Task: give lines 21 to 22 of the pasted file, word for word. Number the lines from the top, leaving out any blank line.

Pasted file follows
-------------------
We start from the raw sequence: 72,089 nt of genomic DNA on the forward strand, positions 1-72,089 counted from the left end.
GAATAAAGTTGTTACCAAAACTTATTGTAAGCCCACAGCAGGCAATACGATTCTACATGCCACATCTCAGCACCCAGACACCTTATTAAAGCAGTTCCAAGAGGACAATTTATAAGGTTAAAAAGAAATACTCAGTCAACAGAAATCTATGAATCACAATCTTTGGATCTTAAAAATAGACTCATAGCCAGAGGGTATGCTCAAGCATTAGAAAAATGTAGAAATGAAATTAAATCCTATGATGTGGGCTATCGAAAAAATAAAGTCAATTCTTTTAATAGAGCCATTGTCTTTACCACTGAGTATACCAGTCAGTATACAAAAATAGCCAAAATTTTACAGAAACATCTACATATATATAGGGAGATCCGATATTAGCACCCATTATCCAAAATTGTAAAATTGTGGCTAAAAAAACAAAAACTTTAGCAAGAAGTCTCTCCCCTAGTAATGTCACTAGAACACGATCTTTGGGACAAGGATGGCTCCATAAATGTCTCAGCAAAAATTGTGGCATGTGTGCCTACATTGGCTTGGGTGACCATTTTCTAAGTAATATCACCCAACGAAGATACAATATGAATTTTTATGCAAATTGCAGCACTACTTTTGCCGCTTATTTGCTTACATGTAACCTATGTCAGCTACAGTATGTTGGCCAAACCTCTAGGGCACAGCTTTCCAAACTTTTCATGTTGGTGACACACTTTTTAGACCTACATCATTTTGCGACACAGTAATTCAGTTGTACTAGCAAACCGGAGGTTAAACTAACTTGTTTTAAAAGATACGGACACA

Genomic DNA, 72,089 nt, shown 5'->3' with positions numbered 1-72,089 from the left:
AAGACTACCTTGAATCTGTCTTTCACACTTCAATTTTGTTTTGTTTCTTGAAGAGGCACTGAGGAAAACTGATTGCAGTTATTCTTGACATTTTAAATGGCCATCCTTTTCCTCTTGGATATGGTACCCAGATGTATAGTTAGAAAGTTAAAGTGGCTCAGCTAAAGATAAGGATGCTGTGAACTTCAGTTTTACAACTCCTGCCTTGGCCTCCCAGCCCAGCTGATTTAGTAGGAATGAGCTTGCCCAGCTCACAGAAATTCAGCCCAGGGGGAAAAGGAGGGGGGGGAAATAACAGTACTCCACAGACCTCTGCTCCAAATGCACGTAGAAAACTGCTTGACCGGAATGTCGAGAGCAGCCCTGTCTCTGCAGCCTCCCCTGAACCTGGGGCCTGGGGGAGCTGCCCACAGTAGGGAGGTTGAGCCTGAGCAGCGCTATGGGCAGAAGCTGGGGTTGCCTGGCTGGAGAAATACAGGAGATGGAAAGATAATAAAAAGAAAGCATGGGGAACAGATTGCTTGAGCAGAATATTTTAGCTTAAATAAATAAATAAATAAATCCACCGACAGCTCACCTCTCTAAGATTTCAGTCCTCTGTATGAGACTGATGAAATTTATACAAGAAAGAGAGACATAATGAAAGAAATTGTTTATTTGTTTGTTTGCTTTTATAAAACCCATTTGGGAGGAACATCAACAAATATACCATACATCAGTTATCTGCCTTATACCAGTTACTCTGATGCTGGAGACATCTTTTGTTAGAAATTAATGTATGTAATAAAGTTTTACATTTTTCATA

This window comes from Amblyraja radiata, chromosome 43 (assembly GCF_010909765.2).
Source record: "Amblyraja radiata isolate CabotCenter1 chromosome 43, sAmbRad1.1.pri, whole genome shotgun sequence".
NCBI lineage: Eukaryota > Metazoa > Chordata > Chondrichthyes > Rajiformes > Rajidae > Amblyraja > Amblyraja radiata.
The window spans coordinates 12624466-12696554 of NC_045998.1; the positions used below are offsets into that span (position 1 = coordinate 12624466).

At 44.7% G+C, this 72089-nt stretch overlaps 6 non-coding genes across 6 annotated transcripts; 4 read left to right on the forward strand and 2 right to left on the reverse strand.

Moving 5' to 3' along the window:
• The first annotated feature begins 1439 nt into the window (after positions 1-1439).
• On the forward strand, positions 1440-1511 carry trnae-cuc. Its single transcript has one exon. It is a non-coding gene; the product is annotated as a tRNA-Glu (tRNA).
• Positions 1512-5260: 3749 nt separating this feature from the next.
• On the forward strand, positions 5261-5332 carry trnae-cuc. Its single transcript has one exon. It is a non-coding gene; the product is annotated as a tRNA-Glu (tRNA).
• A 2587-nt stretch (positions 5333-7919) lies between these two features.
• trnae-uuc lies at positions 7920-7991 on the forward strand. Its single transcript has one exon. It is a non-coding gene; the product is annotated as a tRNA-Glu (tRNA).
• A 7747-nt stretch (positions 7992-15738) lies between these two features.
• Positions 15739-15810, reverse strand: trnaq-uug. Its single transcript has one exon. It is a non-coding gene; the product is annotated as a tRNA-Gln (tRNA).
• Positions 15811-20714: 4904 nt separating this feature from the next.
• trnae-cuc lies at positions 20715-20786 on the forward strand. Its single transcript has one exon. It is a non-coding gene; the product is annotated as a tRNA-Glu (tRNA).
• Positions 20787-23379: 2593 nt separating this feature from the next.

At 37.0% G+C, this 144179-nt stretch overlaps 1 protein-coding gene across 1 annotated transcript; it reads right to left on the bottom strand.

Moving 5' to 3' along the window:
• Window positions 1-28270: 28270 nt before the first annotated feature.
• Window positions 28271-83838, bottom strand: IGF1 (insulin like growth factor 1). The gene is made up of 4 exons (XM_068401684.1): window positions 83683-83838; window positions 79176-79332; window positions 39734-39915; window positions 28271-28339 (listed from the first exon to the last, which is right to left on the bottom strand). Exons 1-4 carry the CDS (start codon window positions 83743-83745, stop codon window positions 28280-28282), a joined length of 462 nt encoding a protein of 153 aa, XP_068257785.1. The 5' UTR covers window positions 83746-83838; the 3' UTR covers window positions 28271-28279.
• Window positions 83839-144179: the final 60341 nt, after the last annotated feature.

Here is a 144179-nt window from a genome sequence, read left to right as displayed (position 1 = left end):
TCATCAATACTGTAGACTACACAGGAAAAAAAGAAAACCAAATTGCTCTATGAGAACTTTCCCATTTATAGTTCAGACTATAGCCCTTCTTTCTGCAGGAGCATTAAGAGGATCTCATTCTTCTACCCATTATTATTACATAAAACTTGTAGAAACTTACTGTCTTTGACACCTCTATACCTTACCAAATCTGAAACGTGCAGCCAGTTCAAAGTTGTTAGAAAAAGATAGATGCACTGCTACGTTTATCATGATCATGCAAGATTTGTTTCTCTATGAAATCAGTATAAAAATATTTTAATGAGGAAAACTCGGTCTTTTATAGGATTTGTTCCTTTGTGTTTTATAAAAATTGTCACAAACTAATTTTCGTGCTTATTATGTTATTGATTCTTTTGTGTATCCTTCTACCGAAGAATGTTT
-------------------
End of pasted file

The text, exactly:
• Positions 20787-23379: 2593 nt separating this feature from the next.

At 37.0% G+C, this 144179-nt stretch overlaps 1 protein-coding gene across 1 annotated transcript; it reads right to left on the bottom strand.